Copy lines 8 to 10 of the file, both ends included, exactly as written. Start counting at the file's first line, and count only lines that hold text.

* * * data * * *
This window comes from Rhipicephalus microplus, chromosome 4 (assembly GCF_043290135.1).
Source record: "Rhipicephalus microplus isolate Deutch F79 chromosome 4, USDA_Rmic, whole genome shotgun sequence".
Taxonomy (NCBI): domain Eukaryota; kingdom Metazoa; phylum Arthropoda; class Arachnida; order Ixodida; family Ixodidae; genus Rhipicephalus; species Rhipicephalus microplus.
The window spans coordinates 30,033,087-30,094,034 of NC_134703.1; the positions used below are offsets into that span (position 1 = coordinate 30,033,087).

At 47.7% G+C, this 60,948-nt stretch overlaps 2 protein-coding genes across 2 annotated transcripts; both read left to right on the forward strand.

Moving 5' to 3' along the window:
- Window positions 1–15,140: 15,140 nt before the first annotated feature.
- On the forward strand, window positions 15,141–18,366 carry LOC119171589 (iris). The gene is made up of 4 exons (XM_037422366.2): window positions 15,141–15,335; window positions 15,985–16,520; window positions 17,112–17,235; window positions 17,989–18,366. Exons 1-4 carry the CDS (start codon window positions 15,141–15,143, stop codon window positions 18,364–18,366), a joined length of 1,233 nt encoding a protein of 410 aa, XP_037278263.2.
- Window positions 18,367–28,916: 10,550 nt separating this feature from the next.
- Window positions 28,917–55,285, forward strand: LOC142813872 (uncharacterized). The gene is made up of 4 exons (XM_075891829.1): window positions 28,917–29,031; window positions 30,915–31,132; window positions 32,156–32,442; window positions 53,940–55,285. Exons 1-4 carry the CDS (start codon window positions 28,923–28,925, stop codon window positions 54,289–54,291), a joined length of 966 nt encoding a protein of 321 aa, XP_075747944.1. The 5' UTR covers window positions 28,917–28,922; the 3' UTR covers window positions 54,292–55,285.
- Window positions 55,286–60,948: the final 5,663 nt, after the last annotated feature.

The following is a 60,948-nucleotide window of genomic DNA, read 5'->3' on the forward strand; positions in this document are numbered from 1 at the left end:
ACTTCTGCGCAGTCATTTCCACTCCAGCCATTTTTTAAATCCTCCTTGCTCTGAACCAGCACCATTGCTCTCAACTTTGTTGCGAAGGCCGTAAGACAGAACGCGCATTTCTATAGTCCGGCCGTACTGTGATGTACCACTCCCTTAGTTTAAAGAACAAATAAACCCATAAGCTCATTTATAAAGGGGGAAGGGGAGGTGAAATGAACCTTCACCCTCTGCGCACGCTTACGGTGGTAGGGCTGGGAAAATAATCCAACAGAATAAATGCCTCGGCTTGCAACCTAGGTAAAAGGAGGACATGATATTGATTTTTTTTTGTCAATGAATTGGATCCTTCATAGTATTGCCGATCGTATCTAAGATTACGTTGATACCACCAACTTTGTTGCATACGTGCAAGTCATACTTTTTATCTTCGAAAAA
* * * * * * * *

- On the forward strand, window positions 15,141–18,366 carry LOC119171589 (iris). The gene is made up of 4 exons (XM_037422366.2): window positions 15,141–15,335; window positions 15,985–16,520; window positions 17,112–17,235; window positions 17,989–18,366. Exons 1-4 carry the CDS (start codon window positions 15,141–15,143, stop codon window positions 18,364–18,366), a joined length of 1,233 nt encoding a protein of 410 aa, XP_037278263.2.
- Window positions 18,367–28,916: 10,550 nt separating this feature from the next.
- Window positions 28,917–55,285, forward strand: LOC142813872 (uncharacterized). The gene is made up of 4 exons (XM_075891829.1): window positions 28,917–29,031; window positions 30,915–31,132; window positions 32,156–32,442; window positions 53,940–55,285. Exons 1-4 carry the CDS (start codon window positions 28,923–28,925, stop codon window positions 54,289–54,291), a joined length of 966 nt encoding a protein of 321 aa, XP_075747944.1. The 5' UTR covers window positions 28,917–28,922; the 3' UTR covers window positions 54,292–55,285.